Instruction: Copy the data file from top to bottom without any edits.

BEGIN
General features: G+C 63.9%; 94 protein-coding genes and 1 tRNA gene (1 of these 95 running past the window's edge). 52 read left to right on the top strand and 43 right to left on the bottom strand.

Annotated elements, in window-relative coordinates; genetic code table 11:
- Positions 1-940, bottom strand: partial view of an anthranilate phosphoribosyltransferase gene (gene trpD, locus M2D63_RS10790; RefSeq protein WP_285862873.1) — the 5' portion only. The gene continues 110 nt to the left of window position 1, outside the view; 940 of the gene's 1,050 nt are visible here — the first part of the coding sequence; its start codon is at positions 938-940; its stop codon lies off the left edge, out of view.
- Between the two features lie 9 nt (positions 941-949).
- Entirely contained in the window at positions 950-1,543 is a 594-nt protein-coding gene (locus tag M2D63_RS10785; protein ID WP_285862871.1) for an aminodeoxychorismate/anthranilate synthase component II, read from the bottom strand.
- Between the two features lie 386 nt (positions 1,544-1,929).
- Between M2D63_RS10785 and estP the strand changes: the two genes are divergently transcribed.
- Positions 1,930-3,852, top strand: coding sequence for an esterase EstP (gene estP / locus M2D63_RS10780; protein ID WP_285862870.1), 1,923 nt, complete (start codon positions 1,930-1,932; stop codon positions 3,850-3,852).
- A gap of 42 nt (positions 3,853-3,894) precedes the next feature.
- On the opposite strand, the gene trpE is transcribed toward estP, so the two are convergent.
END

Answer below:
General features: G+C 63.9%; 94 protein-coding genes and 1 tRNA gene (1 of these 95 running past the window's edge). 52 read left to right on the top strand and 43 right to left on the bottom strand.

Annotated elements, in window-relative coordinates; genetic code table 11:
- Positions 1-940, bottom strand: partial view of an anthranilate phosphoribosyltransferase gene (gene trpD, locus M2D63_RS10790; RefSeq protein WP_285862873.1) — the 5' portion only. The gene continues 110 nt to the left of window position 1, outside the view; 940 of the gene's 1,050 nt are visible here — the first part of the coding sequence; its start codon is at positions 938-940; its stop codon lies off the left edge, out of view.
- Between the two features lie 9 nt (positions 941-949).
- Entirely contained in the window at positions 950-1,543 is a 594-nt protein-coding gene (locus tag M2D63_RS10785; protein ID WP_285862871.1) for an aminodeoxychorismate/anthranilate synthase component II, read from the bottom strand.
- Between the two features lie 386 nt (positions 1,544-1,929).
- Between M2D63_RS10785 and estP the strand changes: the two genes are divergently transcribed.
- Positions 1,930-3,852, top strand: coding sequence for an esterase EstP (gene estP / locus M2D63_RS10780; protein ID WP_285862870.1), 1,923 nt, complete (start codon positions 1,930-1,932; stop codon positions 3,850-3,852).
- A gap of 42 nt (positions 3,853-3,894) precedes the next feature.
- On the opposite strand, the gene trpE is transcribed toward estP, so the two are convergent.